The Herald Bulletin

Morning Update

Cops, courts and fires

December 22, 2013

Flooding hits southern Madison County

Area receives up to 3.5 inches of rain

ANDERSON – Significant flooding was reported in southern Madison County along Fall and Lick creeks on Saturday and Sunday.

The Madison County area received between 2.9 and 3.2 inches of rain during the period from Friday afternoon through Sunday morning, according to the National Weather Service in Indianapolis.

Danny Gardner, chief of the Pendleton Fire Department, said Sunday several people were evacuated from their homes in the Markleville area and three people were rescued from their stranded car.

Gardner said the driver of the vehicle misjudged the depth of the water flowing over the intersection of county roads 300 West and 1000 South late Saturday. An adult and two juveniles were safely removed from the stalled car.

Residents of three mobile homes on New Columbus Road were evacuated as a result of rising waters from Fall Creek. The residents found temporary housing with family members, said Maj. Brian Bell of the Madison County Sheriff’s Department.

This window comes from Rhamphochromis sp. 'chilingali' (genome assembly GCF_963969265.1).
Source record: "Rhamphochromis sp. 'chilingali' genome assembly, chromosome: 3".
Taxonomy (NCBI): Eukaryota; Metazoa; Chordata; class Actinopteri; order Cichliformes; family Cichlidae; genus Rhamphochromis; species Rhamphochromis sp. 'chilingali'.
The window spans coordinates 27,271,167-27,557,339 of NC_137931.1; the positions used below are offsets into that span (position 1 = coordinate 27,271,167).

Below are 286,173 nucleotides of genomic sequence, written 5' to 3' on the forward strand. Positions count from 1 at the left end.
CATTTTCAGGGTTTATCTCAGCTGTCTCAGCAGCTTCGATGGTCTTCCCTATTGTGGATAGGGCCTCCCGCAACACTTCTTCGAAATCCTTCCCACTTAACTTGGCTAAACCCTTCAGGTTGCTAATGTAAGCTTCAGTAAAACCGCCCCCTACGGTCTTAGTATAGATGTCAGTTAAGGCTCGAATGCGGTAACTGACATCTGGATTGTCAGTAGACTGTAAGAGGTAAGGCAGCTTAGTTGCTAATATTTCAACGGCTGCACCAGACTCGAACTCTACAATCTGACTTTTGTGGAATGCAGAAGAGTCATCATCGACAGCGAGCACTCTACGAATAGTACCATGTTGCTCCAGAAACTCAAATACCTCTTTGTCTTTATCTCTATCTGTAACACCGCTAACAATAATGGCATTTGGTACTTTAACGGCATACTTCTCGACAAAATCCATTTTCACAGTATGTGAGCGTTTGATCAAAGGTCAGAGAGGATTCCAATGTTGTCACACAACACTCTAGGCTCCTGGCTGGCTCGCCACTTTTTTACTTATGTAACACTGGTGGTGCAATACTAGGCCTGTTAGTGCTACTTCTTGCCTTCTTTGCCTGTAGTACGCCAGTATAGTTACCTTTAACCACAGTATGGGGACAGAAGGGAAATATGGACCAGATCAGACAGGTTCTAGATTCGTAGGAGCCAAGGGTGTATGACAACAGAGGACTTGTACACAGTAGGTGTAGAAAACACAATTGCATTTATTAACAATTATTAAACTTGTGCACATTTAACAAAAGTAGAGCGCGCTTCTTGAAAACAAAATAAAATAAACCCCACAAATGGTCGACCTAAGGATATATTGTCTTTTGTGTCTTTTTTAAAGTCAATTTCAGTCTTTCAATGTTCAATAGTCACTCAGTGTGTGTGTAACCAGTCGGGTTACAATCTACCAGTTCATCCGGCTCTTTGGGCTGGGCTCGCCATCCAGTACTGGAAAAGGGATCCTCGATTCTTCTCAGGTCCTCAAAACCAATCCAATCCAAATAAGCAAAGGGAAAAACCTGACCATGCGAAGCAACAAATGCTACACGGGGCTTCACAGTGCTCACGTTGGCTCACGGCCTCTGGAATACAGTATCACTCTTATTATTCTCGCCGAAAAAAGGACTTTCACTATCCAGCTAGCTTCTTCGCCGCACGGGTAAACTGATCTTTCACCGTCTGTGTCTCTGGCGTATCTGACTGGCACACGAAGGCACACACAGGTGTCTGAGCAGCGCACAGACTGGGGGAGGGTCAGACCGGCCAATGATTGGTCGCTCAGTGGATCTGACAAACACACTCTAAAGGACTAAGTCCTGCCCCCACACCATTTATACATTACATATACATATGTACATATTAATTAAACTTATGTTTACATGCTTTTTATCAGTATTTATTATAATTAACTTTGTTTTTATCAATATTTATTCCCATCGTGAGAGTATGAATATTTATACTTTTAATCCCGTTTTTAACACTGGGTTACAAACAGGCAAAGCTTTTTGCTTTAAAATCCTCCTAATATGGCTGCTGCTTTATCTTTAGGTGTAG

Bell said several roads in the southern part of the county were considered impassable on Sunday including 300 East, south of 600 South and parts of 640 South as well as 100 West at Huntsville Road.

Gardner said firefighters also had to corral two propane tanks that broke loose from a house along Fall Creek.

Todd Harmeson, public information officer for the Madison County Emergency Management Agency, said Fall Creek continued to rise Sunday afternoon with portions of Falls Park underwater.

Harmeson said several other people evacuated their homes on Indiana 109 by Fall Creek or the utilities were turned off as a safety precaution.

The National Weather Service reported the White River in Anderson at 16 feet at 3:30 p.m. and was expected to crest at 17 feet at 1 a.m. Monday. The White River at Raible Avenue was reported at 14.38 feet.

The flood stage for the White River in Anderson is considered 10 feet. Moderate damage can be expected at river levels above 15 feet.

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